Wednesday, February 26, 2014

Con: Scientists Can't be Advocates

Scientists Can't be Advocates!: In My Humble Opinion...

          I don't think scientists can also be advocates because it could make them biased or corrupt. If they are advocates for a cause and decide to do their own research, their results could be biased from the beginning. I say this because they might be looking more carefully for the results that they want to see or even tweak their data to fit their desired results more closely.  

        Another issue is that scientists being advocates could also make them corrupt. There have been so many cases where big companies (like the oil industry) that pay scientists to discredit other scientists work or tamper with their own work to please the company. Some argue that scientists are less likely to do this because it will ruin their name in their field, however, people do a lot of things for money so you still never know.    

^corrupt scientist/advocate 


  1. It was insightful of you to add the description of the oil companies; I also believe the can be corrupt scientists. It is very true that scientists become biased in their own research. Nice Picture.

  2. You made some very good points and I understand where you were coming from completely. However, I disagree that scientists who do their own research on an area of interest to them would produce bias results. If this were the case then most scientists would produce bias results because most scientists study a field that they are interested in, whether they advocate their research or not.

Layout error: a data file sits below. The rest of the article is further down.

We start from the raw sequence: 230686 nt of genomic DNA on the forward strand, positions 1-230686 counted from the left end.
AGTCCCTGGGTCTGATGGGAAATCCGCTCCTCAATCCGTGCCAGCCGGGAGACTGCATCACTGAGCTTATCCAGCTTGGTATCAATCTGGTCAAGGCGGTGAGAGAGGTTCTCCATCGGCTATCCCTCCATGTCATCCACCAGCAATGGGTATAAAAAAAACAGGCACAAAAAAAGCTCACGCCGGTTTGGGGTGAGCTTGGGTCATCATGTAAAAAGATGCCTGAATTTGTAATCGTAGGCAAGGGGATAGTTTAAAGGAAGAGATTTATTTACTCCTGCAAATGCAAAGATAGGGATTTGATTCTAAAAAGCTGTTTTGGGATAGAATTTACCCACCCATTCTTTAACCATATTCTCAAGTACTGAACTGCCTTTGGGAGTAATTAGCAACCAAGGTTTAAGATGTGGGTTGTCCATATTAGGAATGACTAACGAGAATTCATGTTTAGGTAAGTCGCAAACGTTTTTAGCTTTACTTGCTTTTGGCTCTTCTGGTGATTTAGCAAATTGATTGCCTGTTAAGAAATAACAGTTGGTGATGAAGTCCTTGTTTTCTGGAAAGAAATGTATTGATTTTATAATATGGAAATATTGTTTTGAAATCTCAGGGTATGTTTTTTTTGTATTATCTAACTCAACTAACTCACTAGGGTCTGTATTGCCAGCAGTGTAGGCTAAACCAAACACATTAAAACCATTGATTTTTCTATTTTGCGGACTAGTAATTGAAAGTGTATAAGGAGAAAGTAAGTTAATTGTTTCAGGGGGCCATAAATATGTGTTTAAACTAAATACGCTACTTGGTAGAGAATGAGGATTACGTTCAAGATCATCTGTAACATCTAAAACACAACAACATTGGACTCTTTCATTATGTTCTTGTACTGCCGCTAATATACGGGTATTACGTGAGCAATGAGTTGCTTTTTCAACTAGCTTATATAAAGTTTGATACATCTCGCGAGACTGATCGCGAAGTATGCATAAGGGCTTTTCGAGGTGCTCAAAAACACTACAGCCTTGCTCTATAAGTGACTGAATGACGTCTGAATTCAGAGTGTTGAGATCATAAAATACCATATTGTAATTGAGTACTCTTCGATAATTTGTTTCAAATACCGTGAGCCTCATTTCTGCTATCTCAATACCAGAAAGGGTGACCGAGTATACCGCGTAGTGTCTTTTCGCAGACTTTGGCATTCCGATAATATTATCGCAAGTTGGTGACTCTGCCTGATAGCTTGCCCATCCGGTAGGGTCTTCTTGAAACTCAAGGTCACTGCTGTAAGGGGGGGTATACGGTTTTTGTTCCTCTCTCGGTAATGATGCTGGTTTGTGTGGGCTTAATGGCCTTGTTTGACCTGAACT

3. I disagree with your statement that scientists that advocate for a cause and then do research means that their research will be biased. Bias is innate in all research whether researchers are aware of it or not. I think that as long as they step out of the role of advocate while being a scientist it is possible to do work that can be used to further current knowledge that will not be biased or changed to fit a certain view. I do agree that their are scientists for hire that do research to get specific results to make companies look good. This is a big issue in how the public views scientists today and I am glad that you pointed it out.

  4. I disagree with your assessments of scientists becoming biased. Does this mean that if a scientist has a hypothesis about how his experiment will result that he or she will be influenced by his or her theoretical goals? It also makes little sense for scientists with specialized experience not to be the ones suggesting what priorities to take regarding whichever cause they're qualified for.

  5. I can see your point about scientists becoming corrupt due to their biases, however I feel like everyone has biases, so is everyone corrupted when they're put in a position of power? It makes more sense to have scientists involved because they intimately know the science behind the policies and they know how to develop feasible solutions.